Is Dedicated Research Time during Surgery Residency Associated with Surgeons' Future Career Paths? A National Study

Dorothy A. Andriole, Mary E. Klingensmith, Ryan C. Fields, Donna B. Jeffe

Research output: Contribution to journalArticlepeer-review

36 Scopus citations


Objective:We examined associations between participation in ≥1 year of research during general surgery residency and each of full-time academic-medicine faculty appointment and mentored-K and/or Research Project Grant (RPG, including R01 and other) awards.Summary Background Data:Many surgeons participate in ≥1 year of research during residency; however, the relationship between such dedicated research during general surgery residency and surgeons' career paths has not been investigated in a national study.Methods:We analyzed deidentified data through August 2014 from the Association of American Medical Colleges, American Board of Medical Specialties, and the National Institutes of Health Information for Management, Planning, Analysis, and Coordination II grants database for 1997 to 2004 US medical-school graduates who completed ≥5 years of general surgery graduate medical education (GME) and became board-certified surgeons. Using multivariable logistic regression models, we identified independent predictors of faculty appointment and K/RPG award, reporting adjusted odds ratios (AOR) and 95% confidence intervals (CI) significant at P < 0.05.Results:Of 5328 board-certified surgeons, there were 1848 (34.7%) GME-research participants, 1658 (31.1%) faculty appointees, and 58 (1.1%) K/RPG awardees. Controlling for sex, debt, MD/PhD graduation, and other variables, GME-research participants were more likely to have received faculty appointments (AOR 1.790; 95% CI 1.573-2.037) and federal K/RPG awards (AOR 4.596; 95% CI 2.355-8.969).Conclusions:Nationally, general surgery GME-research participation was independently associated with faculty appointment and K/RPG award receipt. These findings serve as benchmarks for general surgery residency programs aiming to prepare trainees for careers as academicians and surgeon-scientists.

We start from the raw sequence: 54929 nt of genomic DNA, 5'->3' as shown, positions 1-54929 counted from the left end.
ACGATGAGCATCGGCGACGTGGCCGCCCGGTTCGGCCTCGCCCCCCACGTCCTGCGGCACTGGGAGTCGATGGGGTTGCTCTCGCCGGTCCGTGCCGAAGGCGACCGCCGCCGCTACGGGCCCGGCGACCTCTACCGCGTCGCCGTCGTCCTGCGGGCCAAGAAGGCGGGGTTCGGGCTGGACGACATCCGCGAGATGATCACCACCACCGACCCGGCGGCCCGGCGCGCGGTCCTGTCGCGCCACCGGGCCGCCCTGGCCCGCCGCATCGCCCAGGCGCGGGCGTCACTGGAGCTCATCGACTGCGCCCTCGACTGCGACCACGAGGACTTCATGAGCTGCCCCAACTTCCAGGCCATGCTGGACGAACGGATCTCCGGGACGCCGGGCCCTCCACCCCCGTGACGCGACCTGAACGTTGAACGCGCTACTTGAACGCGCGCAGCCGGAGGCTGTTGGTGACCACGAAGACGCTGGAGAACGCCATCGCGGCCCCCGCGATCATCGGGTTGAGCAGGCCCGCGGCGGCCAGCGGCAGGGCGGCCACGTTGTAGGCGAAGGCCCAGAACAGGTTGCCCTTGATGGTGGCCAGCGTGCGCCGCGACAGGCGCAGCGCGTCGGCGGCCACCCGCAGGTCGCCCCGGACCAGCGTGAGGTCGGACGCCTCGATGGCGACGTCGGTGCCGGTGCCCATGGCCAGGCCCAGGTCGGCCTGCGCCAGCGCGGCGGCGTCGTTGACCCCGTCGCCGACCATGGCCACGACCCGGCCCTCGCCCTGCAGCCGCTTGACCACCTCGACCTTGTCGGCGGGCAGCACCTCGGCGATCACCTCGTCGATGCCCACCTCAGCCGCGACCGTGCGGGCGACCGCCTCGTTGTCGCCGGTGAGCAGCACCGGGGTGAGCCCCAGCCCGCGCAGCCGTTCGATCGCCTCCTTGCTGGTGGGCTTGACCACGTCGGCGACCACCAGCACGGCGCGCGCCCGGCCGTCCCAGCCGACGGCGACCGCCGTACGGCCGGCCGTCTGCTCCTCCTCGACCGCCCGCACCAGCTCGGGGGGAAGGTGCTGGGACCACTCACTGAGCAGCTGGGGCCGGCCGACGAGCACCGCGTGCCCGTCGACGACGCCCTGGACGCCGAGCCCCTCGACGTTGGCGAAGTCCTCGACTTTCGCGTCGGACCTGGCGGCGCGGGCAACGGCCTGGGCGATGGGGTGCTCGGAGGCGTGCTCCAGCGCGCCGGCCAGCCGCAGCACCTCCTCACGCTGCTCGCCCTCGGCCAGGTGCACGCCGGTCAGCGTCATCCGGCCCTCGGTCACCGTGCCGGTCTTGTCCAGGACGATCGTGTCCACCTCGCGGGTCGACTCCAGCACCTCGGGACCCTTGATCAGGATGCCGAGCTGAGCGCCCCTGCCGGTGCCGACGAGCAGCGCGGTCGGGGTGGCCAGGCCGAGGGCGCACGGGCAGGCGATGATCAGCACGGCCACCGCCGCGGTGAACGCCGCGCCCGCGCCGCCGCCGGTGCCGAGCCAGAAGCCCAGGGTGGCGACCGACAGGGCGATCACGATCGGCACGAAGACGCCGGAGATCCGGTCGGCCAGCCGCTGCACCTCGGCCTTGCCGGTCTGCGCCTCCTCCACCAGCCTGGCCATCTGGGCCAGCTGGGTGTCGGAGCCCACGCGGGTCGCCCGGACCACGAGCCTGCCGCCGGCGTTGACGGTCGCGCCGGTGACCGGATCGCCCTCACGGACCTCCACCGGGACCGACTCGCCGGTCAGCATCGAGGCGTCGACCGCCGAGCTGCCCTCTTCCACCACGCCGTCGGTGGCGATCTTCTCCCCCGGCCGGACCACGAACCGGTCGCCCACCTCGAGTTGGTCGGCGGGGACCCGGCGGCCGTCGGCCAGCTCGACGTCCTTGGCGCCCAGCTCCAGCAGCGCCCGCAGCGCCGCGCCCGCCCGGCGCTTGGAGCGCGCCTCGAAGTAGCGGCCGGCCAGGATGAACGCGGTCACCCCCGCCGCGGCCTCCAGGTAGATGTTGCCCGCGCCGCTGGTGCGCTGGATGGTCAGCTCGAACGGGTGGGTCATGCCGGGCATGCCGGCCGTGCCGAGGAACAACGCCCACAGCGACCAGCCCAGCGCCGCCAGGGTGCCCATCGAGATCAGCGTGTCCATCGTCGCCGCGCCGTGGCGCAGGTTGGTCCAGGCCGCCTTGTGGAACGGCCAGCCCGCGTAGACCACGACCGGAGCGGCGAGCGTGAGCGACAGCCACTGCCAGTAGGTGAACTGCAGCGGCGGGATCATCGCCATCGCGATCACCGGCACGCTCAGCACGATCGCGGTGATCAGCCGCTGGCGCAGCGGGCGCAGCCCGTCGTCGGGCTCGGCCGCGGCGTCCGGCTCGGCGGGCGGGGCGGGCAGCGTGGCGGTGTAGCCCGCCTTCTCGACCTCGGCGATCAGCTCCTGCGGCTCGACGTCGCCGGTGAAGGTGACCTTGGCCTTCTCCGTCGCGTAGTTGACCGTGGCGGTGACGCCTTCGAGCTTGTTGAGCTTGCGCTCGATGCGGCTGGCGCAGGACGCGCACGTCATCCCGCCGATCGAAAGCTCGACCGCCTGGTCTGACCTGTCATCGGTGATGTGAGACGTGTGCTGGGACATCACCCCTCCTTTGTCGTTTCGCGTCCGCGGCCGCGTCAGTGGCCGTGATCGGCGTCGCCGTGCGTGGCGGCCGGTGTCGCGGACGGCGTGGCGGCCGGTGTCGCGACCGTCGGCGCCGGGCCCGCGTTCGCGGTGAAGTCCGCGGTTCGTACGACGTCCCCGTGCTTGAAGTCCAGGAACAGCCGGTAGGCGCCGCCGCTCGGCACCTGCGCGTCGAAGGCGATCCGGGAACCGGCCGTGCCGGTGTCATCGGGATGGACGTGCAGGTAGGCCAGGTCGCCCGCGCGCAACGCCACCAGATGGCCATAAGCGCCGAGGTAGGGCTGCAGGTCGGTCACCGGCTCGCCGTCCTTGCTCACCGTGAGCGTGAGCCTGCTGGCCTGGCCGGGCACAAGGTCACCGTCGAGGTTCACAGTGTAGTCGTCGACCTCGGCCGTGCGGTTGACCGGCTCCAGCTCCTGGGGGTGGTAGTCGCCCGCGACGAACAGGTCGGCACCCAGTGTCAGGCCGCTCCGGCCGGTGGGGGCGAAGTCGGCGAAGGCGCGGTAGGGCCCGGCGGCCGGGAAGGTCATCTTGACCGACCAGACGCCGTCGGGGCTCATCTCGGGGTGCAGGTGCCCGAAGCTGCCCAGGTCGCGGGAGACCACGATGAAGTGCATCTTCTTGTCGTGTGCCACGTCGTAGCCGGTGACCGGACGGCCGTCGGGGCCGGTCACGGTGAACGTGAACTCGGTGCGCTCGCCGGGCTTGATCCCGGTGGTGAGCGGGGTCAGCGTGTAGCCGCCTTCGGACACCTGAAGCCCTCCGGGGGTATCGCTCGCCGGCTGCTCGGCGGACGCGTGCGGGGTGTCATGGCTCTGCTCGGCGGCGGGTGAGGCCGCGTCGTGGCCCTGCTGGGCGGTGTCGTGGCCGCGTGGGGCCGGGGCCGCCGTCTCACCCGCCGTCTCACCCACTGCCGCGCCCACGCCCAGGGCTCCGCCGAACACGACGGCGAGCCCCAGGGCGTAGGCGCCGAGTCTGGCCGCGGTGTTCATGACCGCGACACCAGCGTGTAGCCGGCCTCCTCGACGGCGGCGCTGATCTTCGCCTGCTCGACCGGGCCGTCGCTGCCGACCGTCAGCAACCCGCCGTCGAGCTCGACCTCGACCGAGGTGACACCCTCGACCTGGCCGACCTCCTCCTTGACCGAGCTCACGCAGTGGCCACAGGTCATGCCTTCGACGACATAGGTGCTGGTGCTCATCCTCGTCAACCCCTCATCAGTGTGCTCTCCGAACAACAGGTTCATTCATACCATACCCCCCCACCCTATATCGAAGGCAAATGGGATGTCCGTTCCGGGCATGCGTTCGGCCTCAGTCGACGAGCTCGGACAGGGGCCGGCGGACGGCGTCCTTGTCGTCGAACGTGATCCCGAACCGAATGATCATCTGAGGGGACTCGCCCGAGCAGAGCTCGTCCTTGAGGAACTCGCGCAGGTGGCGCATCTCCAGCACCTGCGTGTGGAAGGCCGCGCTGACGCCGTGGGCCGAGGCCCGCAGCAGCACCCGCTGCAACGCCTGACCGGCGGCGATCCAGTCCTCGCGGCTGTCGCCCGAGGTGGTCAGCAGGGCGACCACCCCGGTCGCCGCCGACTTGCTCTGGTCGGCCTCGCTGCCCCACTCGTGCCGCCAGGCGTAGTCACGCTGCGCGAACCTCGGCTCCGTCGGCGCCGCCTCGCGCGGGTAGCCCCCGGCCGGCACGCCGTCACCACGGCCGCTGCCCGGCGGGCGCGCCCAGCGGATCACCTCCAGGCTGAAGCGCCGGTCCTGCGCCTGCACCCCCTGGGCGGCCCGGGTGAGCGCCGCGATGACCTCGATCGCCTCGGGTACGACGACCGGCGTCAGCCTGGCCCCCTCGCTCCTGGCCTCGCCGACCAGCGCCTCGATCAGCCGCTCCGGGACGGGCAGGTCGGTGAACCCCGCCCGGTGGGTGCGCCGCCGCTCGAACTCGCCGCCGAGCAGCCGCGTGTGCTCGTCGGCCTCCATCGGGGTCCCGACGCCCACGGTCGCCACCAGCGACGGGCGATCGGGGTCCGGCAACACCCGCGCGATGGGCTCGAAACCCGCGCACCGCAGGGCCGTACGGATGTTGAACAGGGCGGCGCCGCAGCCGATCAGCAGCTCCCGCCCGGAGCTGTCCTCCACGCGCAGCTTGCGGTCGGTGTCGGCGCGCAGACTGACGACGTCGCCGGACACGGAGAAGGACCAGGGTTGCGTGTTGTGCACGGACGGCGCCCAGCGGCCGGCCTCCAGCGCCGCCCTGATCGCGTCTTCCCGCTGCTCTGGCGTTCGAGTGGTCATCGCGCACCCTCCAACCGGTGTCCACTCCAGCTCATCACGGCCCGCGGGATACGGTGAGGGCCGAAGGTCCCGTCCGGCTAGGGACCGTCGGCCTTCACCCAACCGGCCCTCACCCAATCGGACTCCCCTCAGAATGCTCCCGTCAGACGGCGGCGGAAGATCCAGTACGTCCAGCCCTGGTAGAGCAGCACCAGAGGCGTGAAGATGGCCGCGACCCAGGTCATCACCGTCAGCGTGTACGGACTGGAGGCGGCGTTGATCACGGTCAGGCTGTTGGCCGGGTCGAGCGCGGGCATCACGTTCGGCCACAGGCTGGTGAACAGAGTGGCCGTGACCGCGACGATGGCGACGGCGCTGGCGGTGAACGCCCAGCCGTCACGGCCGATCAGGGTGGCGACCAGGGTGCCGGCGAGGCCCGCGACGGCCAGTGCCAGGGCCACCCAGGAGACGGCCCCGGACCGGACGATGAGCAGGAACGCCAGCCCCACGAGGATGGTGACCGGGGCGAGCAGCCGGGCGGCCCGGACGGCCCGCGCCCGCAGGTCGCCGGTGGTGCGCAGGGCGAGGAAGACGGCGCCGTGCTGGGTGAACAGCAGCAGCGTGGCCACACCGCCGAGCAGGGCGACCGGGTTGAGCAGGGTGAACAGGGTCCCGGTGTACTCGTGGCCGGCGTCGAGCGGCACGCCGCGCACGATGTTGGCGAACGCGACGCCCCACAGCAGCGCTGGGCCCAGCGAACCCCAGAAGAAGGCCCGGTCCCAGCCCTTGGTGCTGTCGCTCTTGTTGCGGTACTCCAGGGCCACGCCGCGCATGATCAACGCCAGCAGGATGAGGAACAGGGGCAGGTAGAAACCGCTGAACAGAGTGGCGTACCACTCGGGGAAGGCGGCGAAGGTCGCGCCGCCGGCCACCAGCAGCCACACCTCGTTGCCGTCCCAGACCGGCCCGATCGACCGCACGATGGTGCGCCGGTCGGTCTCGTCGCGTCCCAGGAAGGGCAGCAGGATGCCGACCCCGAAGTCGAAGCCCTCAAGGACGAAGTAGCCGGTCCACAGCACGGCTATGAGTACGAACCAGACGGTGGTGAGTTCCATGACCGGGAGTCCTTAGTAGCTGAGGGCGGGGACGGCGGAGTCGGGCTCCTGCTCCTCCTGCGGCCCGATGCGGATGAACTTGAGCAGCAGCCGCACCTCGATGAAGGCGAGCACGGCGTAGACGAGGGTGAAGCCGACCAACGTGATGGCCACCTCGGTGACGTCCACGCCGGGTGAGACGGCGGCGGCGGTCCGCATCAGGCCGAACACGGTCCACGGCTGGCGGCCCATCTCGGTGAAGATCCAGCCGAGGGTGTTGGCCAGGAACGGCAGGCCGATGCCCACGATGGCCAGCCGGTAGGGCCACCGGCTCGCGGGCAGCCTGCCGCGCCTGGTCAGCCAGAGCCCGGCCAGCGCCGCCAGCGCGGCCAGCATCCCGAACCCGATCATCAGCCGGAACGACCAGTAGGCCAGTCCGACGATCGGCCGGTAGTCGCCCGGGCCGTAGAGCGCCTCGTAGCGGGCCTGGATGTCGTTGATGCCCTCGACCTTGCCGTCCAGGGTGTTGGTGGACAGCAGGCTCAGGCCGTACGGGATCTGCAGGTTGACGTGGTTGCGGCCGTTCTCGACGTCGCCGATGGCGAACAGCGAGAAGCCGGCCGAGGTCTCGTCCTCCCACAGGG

Original languageEnglish
Pages (from-to)590-597
Number of pages8
JournalAnnals of surgery
Issue number3
StatePublished - Mar 1 2020


  • academic medicine
  • academic surgery workforce
  • graduate medical education
  • research
  • surgeon scientist workforce
  • surgeon-scientists
  • surgeons career paths
  • surgery residency


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